Plus Fifteen year-round fire prevention tips

  1. Get ahead of the game by engaging residents with flyers, mailers and even on-site fire safety clinics you can hold in common areas. You don’t have to reinvent the wheel. The City of Vancouver, Washington, has made monthly seasonal newsletters available for download. Bonus: The text is available in Spanish and Russian, as well!
  2. You can also download a variety of excellent flyers from the National Fire Prevention Association dealing with topics like religious candles, Shabbat fire safety, fireworks, grilling safety, appliances like dryers, microwaves, generators, medical oxygen and many others here.
  3. Ask for a courtesy inspection from your local fire marshal. They will inspect the common areas of your building and such units as you have access to and advise you of any hazards they spot. Possible hazards include overloaded outlets, circuits, obstructions, improper storage of chemicals and other hazardous or combustible material, and other things property managers commonly miss. They can also suggest equipment, materials, techniques or measures you can take to make your property safer from fires. Generally you won’t be fined for issues or violations of code uncovered during a courtesy visit that you request, provided you correct them in a timely manner. Some areas charge a small fee for these visits.
  4. Carefully inspect laundry rooms. Remove lint buildup in hoses. Pay careful attention to anywhere exhaust hoses may twist or turn – potentially causing buildup. Also ensure your wiring is adequate to handle the load, and check for water leaks near electrical appliances that can create a risk of electrocution.
  5. Get furnaces and HVAC units serviced before the weather turns cold, and people start turning on the heat.
  6. Get the word out about space heaters: Keep them at least three feet from anything remotely flammable. Never leave them on unattended.
  7. Ask residents to unplug small appliances when not in use.
  8. Tell residents to notify your staff immediately in case any breakers trip. Tripped breakers can be a sign of a serious electrical problem.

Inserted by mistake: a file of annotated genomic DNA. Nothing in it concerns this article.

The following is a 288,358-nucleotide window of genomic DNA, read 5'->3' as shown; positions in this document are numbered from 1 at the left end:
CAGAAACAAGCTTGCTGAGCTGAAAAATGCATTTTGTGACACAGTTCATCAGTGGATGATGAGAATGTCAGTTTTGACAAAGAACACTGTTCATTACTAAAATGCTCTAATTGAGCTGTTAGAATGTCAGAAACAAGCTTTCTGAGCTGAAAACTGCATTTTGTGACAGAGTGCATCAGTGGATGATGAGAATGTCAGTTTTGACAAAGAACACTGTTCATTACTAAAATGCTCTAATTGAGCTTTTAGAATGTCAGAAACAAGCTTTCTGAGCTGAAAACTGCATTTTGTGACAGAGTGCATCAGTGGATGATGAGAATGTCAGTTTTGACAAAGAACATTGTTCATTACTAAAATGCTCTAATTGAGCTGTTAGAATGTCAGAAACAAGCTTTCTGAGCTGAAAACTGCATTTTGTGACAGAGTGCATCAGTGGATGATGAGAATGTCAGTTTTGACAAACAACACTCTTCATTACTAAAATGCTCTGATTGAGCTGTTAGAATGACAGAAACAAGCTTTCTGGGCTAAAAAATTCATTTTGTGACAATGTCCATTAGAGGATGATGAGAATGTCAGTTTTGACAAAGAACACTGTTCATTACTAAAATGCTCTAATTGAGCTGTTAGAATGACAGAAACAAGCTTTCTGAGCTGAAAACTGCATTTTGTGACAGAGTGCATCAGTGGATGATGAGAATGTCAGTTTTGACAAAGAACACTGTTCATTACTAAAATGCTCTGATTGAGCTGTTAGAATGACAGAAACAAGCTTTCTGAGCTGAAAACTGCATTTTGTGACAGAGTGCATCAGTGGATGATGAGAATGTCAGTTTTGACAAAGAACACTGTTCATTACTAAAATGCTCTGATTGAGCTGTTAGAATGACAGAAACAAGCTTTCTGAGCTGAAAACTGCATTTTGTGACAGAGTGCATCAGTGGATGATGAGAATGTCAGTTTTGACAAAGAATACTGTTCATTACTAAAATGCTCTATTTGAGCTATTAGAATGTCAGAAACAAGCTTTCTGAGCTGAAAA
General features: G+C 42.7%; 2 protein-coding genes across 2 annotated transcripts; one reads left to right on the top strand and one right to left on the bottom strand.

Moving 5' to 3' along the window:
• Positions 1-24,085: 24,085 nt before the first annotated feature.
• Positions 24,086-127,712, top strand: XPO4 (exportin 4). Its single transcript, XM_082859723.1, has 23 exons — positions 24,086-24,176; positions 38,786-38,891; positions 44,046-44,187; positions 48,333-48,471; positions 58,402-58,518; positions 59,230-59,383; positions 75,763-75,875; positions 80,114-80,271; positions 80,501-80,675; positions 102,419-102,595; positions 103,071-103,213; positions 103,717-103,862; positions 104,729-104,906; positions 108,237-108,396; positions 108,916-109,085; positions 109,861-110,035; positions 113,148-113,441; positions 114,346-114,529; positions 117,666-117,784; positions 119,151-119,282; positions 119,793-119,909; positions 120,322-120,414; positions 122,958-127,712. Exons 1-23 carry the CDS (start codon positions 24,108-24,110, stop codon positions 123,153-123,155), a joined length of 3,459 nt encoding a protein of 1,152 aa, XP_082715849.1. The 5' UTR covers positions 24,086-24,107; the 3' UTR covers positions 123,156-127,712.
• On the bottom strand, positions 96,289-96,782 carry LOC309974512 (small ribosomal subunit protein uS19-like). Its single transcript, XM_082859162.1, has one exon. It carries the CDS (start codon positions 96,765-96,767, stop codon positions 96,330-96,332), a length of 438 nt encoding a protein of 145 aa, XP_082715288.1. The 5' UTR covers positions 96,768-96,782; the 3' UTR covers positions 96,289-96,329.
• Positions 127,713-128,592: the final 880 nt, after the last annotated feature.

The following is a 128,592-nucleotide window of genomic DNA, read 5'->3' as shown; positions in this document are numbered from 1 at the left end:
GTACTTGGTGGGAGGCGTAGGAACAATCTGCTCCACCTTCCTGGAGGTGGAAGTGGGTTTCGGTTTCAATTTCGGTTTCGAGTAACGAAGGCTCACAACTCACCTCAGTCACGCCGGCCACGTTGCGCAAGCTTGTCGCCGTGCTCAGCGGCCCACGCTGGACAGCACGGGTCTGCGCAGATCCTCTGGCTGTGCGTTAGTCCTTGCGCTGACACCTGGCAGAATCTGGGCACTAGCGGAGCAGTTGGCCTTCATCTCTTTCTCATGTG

9. Have a licensed firm inspect and charge your fire extinguishers before the holidays.
  10. Consider requiring renters insurance from all tenants. You can make this contingent on lease renewal.
  11. Rehearse your fire drill. Ensure there is a procedure in place to get firefighters access to utility rooms, storage areas, electrical rooms and anywhere else fires may break out or where firefighters may need to shut off electricity or elevators, etc.
  12. Clear driveways and approaches of debris and ensure that in the event of a fire, fire trucks have plenty of room to approach and maneuver anywhere on the property.
  13. Enforce no-parking or stopping areas to ensure emergency vehicle access to fire hydrants.
  14. Schedule an appropriate time to  test your fire sprinkler and smoke alarm system checks and replace batteries. Make sure you document this effort, right down to the individual alarm. Don’t forget to check carbon monoxide detectors.
  15. Have chimneys inspected by certified contractors.
Read more on Maintenance & Improvements
Jason Van Steenwyk

Jason is a freelance writer and editor, as well as an avid fiddler. His articles have been published in a number of real estate publications including Wealth and Retirement Planner and He lives in Fort Lauderdale, FL with his cat, Sasha, and an unknown number of musical instruments.

Be a more productive
property manager